Harold Varner III Wins in Saudi Arabia

By Ralph N. Paulk President, Tiretown Golf Club

Akron native Harold Varner III stood on the fringes of the long, undulated 18th green at the Royal Greens Golf and Country Club in Saudi Arabia anxiously waiting to see if his near-100-foot putt would finish near the hole for a tap-in birdie that would force a playoff with two-time Masters champion Bubba Wallace.

As Wallace warmed up on the range, Varner’s putt climbed the hill then rolled slowly toward the hole. The ball drifted slightly left to lift Varner’s hope of a making an improbable eagle putt. 

Still, even as a vociferous crowd grew confident, Varner remained stoic. But in an instant, his years of agonizing close-but-no-cigar finishes ended with one of the most stunning, memorable victories on any pro tour.

Varner’s putt was worth $1 million. More importantly, his second career win catapulted him to 45th in the world rankings to position him to earn his way into this year’s Masters at Augusta National. 

Varner, leaning on a long, accurate driver and a consistent short game, played himself into contention several times in 2021 – including a tie for second in last year’s RBC Heritage where he finished four shots behind Stewart Cink. This time, even with a field of 21 of world’s top 50 players vying for this prestigious Asian Tour title, Varner held it together to give himself a chance at victory on the 72nd hole.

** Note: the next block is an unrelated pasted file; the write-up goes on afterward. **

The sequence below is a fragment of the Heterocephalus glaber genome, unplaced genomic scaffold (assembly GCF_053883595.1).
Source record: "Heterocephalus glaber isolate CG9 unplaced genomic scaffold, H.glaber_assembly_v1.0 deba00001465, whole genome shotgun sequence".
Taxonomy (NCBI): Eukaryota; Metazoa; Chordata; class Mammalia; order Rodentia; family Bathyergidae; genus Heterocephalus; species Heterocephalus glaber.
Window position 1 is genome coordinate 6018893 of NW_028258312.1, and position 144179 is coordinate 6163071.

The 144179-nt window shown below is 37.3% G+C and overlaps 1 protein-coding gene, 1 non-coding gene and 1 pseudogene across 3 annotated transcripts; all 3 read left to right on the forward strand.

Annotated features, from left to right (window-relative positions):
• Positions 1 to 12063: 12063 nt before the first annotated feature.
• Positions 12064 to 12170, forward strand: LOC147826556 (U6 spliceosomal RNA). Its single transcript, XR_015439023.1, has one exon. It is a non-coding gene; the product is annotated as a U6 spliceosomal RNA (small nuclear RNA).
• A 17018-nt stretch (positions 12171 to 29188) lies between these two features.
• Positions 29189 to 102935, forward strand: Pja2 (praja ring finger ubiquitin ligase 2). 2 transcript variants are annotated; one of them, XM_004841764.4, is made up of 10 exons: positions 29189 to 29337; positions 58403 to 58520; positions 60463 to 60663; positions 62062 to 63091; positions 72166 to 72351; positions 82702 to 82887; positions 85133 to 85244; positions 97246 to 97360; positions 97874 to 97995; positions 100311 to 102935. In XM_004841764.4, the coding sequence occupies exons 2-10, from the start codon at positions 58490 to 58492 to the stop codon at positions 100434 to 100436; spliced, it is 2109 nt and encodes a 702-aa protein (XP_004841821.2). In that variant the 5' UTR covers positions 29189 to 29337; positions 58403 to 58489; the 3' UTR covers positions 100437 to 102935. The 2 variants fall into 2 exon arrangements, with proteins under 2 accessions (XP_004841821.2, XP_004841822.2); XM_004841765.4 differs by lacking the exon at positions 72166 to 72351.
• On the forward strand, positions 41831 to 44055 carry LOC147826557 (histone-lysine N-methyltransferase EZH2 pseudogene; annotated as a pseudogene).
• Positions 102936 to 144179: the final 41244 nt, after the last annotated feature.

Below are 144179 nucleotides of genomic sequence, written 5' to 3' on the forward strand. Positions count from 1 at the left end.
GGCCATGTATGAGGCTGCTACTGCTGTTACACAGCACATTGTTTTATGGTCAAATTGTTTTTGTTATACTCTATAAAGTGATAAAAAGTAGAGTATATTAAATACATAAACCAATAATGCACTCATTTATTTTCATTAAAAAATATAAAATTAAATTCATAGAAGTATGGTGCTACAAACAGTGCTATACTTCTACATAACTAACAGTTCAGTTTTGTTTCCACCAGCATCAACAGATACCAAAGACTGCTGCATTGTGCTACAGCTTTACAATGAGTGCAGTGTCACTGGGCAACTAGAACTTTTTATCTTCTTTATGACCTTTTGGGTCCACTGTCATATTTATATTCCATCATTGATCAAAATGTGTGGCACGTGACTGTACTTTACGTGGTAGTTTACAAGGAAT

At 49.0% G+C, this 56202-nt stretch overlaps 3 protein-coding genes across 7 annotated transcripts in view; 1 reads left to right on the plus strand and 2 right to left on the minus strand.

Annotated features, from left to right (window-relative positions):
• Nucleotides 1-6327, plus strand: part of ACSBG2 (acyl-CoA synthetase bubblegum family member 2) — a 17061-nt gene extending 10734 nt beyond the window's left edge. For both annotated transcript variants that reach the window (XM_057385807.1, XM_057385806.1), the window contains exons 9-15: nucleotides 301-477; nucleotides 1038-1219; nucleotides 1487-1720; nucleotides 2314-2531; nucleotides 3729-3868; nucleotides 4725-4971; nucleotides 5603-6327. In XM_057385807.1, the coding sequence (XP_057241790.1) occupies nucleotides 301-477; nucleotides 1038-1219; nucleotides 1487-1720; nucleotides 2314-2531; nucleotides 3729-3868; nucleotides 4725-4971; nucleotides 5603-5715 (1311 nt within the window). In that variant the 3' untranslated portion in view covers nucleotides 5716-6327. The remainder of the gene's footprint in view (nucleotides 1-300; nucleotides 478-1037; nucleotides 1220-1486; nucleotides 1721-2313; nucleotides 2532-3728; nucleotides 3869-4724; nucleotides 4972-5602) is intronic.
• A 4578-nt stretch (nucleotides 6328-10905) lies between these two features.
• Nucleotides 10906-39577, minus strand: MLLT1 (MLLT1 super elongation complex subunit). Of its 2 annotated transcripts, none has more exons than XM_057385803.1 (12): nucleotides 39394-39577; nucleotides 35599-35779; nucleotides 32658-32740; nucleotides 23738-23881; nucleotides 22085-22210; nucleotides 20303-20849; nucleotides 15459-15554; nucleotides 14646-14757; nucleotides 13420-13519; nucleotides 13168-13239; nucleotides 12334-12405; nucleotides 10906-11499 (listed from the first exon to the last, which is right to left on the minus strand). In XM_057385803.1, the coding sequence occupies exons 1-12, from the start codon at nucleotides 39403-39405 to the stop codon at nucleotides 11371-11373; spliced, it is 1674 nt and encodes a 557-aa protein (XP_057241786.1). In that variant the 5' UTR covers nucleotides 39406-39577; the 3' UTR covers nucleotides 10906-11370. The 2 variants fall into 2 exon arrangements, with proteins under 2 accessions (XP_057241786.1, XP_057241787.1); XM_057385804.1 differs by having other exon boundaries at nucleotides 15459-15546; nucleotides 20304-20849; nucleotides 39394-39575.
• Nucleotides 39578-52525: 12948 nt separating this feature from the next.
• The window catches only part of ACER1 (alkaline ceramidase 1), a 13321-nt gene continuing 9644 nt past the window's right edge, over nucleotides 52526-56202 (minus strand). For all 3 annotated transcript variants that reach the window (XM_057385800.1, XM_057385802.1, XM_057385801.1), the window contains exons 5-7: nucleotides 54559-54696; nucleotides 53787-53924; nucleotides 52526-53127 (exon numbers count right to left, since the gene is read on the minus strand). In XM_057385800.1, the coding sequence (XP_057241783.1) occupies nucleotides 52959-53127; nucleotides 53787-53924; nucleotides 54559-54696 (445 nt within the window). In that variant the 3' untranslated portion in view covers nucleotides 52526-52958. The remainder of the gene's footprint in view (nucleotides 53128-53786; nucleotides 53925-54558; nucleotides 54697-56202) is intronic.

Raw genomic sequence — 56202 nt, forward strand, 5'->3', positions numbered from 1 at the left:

“The last hole capped it off for me. I’ve been playing well, and I know I’m a good putter, so I felt like I could definitely make it,” said Varner, among the longest drivers on the PGA Tour. “I’m glad this one worked out in my favor because it doesn’t always go that way. I wanted to win, and I couldn’t ask for a better ending.”

The 31-year-old Varner, who captured the 2016 Australian PGA Championship for his first professional win, seeks his first PGA Tour win this weekend at the Waste Management Phoenix Open. He’s feeling good about his chances, mostly because he’s confident in his swing and mental toughness is stronger.  

“My caddie, Ricey (Chris Rice), has been there with me through a lot of close ones and upsets, so we were both ecstatic about this one,” said Varner, who along with Tiger Woods and Vincent Tshbalala, became only the third Black golfer to win on the European tour in Australia. “It felt like a long time coming, but I never lost faith that I could get it done. If it’s meant to be, it’s up to me.” 

Varner, who played collegiately at East Carolina University, honed his game on public courses around Charlotte, N.C.

Varner, though, began to find himself soon after a disappointing final round 81 at the 2019 PGA Championship. He began the round tied for second and was paired with eventual champion Brooks Koepka. Even as he faltered, he started to believe in his game – and himself. 

“Being from small town roots, born in Akron and raised in Gastonia, NC, I’ve always been taught to appreciate these moments but stay humble,” said Varner, whose father Harold Varner Jr., once a Tiretown Golf Club member. “I wouldn’t be here without the support of my family, sponsors and team. “I’m grateful to be where I am with these types of opportunities.”

This site uses cookies to offer you a better browsing experience. By browsing this website, you agree to our use of cookies.